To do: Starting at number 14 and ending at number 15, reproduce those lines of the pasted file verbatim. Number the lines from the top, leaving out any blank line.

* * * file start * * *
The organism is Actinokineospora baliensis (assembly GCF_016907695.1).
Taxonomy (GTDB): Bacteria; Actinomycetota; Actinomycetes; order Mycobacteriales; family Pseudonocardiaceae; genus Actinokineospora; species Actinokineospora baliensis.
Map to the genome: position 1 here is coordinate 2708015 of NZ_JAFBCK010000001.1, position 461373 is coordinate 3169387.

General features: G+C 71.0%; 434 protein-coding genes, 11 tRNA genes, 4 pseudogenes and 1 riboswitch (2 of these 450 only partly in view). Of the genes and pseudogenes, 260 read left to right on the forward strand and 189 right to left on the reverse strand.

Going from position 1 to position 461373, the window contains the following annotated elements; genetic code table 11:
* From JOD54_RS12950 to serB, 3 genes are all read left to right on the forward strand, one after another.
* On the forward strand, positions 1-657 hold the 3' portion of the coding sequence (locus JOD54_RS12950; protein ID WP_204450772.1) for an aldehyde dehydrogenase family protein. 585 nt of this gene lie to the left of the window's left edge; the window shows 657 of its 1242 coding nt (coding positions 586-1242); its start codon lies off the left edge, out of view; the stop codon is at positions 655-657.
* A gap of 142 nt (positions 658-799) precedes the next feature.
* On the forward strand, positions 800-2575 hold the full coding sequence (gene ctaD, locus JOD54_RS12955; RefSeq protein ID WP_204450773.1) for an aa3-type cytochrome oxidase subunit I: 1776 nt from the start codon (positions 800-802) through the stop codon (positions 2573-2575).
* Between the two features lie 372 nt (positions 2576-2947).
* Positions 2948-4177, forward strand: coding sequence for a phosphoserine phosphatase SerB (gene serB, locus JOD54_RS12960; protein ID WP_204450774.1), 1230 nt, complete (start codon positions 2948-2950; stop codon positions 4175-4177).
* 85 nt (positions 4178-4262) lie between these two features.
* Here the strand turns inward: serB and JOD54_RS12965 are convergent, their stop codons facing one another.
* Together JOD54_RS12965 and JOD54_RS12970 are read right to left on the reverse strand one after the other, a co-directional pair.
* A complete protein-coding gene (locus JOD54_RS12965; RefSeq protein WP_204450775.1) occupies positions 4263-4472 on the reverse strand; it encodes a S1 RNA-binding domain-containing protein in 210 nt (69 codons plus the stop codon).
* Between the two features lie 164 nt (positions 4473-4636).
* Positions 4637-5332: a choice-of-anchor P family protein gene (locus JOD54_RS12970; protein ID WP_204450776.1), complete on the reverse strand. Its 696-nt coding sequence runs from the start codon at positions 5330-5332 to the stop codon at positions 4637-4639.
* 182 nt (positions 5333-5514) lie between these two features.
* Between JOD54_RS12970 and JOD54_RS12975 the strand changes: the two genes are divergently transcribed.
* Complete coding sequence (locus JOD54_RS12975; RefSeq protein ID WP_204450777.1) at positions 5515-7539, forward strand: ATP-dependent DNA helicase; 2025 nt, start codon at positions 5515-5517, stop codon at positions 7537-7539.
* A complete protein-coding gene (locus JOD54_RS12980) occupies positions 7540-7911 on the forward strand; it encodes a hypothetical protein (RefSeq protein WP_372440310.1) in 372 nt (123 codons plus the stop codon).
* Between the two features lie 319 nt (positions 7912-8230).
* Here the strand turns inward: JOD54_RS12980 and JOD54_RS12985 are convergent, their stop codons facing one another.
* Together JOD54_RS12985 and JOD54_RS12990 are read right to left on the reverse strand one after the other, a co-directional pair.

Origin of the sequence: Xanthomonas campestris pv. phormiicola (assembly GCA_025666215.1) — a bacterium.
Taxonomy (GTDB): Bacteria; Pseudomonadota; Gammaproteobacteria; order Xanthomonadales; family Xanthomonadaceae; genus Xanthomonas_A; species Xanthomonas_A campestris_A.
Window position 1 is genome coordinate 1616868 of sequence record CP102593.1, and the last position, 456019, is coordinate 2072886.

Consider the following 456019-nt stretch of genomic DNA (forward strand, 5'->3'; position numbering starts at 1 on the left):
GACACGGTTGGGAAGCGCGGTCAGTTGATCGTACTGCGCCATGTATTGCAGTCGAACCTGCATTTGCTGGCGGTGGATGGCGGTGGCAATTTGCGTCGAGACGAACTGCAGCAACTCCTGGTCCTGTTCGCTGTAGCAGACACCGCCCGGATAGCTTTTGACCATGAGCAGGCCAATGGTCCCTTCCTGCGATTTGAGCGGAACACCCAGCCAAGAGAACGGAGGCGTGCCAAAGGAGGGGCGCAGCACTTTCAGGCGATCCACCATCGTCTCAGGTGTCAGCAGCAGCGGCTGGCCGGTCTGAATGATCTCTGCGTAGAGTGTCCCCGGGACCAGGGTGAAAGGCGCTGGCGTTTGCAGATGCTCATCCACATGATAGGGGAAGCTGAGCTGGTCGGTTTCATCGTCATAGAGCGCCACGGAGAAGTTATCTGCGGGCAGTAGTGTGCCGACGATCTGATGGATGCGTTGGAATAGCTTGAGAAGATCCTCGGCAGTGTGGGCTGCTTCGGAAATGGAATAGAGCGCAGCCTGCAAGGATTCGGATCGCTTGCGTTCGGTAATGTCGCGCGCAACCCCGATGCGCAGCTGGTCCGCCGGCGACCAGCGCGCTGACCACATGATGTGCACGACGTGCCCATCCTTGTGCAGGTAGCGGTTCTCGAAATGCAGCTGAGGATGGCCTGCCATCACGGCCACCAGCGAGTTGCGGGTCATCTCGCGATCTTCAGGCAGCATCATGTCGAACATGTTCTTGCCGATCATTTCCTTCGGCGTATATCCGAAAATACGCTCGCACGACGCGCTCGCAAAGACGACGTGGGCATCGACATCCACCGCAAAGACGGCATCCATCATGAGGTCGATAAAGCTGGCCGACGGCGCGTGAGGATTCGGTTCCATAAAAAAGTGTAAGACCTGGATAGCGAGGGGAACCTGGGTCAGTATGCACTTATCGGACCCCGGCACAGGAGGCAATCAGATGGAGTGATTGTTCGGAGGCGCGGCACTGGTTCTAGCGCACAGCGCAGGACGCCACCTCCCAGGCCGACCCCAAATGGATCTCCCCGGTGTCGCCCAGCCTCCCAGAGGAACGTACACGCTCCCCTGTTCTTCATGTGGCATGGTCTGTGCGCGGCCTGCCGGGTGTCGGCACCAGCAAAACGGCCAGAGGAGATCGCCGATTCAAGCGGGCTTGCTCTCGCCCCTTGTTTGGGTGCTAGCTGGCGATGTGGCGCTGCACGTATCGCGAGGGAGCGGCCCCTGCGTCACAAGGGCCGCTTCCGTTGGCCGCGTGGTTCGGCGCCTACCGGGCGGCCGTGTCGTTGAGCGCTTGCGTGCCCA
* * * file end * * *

* Together JOD54_RS12965 and JOD54_RS12970 are read right to left on the reverse strand one after the other, a co-directional pair.
* A complete protein-coding gene (locus JOD54_RS12965; RefSeq protein WP_204450775.1) occupies positions 4263-4472 on the reverse strand; it encodes a S1 RNA-binding domain-containing protein in 210 nt (69 codons plus the stop codon).